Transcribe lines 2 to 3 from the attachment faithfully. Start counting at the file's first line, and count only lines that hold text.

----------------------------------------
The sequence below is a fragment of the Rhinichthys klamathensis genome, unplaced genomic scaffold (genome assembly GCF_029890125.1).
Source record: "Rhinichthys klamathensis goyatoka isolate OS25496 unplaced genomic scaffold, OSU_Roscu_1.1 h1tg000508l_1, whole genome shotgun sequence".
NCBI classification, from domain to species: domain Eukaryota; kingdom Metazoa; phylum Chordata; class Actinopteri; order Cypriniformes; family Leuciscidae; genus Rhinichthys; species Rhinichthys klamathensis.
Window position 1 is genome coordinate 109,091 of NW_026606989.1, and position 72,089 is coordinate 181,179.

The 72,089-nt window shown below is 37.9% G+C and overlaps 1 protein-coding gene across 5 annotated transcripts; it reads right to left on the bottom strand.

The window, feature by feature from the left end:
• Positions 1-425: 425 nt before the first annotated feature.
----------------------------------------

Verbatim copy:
Source record: "Rhinichthys klamathensis goyatoka isolate OS25496 unplaced genomic scaffold, OSU_Roscu_1.1 h1tg000508l_1, whole genome shotgun sequence".
NCBI classification, from domain to species: domain Eukaryota; kingdom Metazoa; phylum Chordata; class Actinopteri; order Cypriniformes; family Leuciscidae; genus Rhinichthys; species Rhinichthys klamathensis.